Gibbon, near here, was the site of a unique experiment in homestead colonization. The Soldiers' Free Homestead Temperance Colony was responsible for bringing the earliest settlers, mostly Union veterans, to this locality. Traveling via the Union Pacific Railroad, the first group arrived April 7, 1871, when the only building was a small section house. They lived in railroad boxcars until sod or frame homes could be built. Their first view of the area was not encouraging, since a prairie fire had recently swept the region, and two days after their arrival a blizzard struck. Still, of 129 families only one failed to file a homestead claim. As you travel east, you will parallel the Nebraska City-Fort Kearny Cut-off which joined the main Overland Trail near here. This freighting trail, in operation from about 1860-1869, was designed to speed travel between the Missouri River, frontier military posts, and Denver. It offered a more direct route than the earlier Ox-Bow Trail which looped north to the Platte Valley. Freighting over the Cut-off peaked in 1865 when 44 million pounds of supplies were shipped west from Nebraska City.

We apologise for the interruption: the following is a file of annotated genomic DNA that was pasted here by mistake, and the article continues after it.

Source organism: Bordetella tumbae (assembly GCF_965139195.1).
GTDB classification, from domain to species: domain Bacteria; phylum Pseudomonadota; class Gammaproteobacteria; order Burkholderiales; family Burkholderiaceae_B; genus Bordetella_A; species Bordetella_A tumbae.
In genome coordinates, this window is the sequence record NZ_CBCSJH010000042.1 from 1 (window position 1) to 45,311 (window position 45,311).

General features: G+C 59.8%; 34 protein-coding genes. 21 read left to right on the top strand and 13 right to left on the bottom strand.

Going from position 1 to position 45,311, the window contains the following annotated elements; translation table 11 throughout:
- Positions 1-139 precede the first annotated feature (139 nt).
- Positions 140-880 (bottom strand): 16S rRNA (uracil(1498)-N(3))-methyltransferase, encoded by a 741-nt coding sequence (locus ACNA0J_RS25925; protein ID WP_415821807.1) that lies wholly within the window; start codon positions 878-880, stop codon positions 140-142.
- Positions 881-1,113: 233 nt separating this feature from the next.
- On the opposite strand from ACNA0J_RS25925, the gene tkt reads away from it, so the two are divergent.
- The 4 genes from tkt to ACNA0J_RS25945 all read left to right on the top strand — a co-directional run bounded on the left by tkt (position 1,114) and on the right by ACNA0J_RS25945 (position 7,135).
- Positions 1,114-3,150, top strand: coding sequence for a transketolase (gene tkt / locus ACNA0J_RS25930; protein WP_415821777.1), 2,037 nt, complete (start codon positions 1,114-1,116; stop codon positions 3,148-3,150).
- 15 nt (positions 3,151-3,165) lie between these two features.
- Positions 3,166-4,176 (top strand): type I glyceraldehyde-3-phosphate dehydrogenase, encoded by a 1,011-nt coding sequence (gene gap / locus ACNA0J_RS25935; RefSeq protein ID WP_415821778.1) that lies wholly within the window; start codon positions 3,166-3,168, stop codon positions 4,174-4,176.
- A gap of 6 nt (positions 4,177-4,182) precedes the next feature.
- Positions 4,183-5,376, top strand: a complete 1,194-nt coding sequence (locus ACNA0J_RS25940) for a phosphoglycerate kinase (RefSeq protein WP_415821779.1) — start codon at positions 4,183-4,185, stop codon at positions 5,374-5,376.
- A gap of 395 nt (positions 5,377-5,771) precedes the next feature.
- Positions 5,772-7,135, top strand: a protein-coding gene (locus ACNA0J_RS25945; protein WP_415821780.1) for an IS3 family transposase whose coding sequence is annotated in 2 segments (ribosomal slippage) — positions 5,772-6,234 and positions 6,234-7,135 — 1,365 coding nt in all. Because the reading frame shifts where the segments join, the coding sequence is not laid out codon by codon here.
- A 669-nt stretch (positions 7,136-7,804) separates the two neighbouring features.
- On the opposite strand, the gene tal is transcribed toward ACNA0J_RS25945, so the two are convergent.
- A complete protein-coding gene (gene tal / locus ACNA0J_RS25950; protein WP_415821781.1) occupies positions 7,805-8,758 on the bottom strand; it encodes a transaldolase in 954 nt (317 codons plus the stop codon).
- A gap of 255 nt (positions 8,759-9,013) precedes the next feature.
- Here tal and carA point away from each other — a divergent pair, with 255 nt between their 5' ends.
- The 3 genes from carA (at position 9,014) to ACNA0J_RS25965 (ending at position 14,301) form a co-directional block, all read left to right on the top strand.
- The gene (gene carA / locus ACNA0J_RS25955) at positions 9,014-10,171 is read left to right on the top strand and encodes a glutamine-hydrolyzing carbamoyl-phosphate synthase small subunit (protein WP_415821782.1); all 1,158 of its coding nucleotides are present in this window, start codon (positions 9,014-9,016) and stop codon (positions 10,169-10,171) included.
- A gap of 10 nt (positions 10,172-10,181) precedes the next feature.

Gibbon Heritage Center, 2nd and Court St., Gibbon